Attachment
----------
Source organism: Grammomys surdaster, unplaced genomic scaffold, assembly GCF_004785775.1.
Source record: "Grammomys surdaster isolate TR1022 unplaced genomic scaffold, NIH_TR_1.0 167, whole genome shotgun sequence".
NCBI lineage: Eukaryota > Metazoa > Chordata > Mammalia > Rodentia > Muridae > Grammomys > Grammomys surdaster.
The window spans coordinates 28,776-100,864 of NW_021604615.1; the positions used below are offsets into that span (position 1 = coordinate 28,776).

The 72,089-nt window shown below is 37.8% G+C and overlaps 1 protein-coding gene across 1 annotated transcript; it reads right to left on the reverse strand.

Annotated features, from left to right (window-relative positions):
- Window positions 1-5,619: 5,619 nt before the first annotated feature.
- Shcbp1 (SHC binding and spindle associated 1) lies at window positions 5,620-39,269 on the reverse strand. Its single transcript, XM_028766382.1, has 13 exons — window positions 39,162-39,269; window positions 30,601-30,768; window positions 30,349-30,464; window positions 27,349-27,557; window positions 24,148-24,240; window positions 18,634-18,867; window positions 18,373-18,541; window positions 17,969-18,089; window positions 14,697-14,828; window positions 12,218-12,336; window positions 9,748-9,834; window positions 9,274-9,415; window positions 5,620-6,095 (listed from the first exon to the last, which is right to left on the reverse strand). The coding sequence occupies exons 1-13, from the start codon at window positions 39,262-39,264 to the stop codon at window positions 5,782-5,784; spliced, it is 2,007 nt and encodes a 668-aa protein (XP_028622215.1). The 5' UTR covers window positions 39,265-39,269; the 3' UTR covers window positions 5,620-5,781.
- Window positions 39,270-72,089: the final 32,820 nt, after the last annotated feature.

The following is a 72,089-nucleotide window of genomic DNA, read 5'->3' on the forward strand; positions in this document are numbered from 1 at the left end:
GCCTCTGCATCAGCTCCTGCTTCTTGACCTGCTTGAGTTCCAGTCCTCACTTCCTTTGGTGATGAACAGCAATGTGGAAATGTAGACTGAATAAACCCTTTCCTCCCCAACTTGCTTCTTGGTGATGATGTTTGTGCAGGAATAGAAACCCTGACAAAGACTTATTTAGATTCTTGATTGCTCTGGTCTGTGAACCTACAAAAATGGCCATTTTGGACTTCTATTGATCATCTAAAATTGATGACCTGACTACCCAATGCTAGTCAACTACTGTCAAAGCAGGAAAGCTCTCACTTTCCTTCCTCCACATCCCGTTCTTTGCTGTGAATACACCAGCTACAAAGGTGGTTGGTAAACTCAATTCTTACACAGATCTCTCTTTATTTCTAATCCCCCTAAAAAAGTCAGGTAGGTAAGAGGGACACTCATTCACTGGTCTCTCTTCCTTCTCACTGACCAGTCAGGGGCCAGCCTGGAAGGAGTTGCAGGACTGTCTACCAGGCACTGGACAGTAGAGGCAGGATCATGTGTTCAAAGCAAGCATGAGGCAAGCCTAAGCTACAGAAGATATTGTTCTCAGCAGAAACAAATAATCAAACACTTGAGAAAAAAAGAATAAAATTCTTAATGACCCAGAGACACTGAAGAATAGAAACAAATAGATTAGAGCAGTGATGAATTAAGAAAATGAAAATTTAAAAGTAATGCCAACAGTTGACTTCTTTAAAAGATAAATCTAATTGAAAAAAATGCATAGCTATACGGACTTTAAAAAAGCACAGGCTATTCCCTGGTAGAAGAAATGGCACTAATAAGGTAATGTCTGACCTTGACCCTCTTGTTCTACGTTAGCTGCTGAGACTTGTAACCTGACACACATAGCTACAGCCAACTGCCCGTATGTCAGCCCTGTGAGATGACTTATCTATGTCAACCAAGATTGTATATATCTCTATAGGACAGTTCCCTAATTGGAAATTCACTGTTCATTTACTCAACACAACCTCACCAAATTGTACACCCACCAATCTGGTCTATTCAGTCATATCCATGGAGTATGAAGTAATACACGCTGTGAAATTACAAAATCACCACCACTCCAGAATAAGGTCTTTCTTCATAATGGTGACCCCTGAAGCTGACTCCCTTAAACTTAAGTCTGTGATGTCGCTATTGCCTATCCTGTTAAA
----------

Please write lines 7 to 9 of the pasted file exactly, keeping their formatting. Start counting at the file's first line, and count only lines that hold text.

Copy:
- Window positions 1-5,619: 5,619 nt before the first annotated feature.
- Shcbp1 (SHC binding and spindle associated 1) lies at window positions 5,620-39,269 on the reverse strand. Its single transcript, XM_028766382.1, has 13 exons — window positions 39,162-39,269; window positions 30,601-30,768; window positions 30,349-30,464; window positions 27,349-27,557; window positions 24,148-24,240; window positions 18,634-18,867; window positions 18,373-18,541; window positions 17,969-18,089; window positions 14,697-14,828; window positions 12,218-12,336; window positions 9,748-9,834; window positions 9,274-9,415; window positions 5,620-6,095 (listed from the first exon to the last, which is right to left on the reverse strand). The coding sequence occupies exons 1-13, from the start codon at window positions 39,262-39,264 to the stop codon at window positions 5,782-5,784; spliced, it is 2,007 nt and encodes a 668-aa protein (XP_028622215.1). The 5' UTR covers window positions 39,265-39,269; the 3' UTR covers window positions 5,620-5,781.
- Window positions 39,270-72,089: the final 32,820 nt, after the last annotated feature.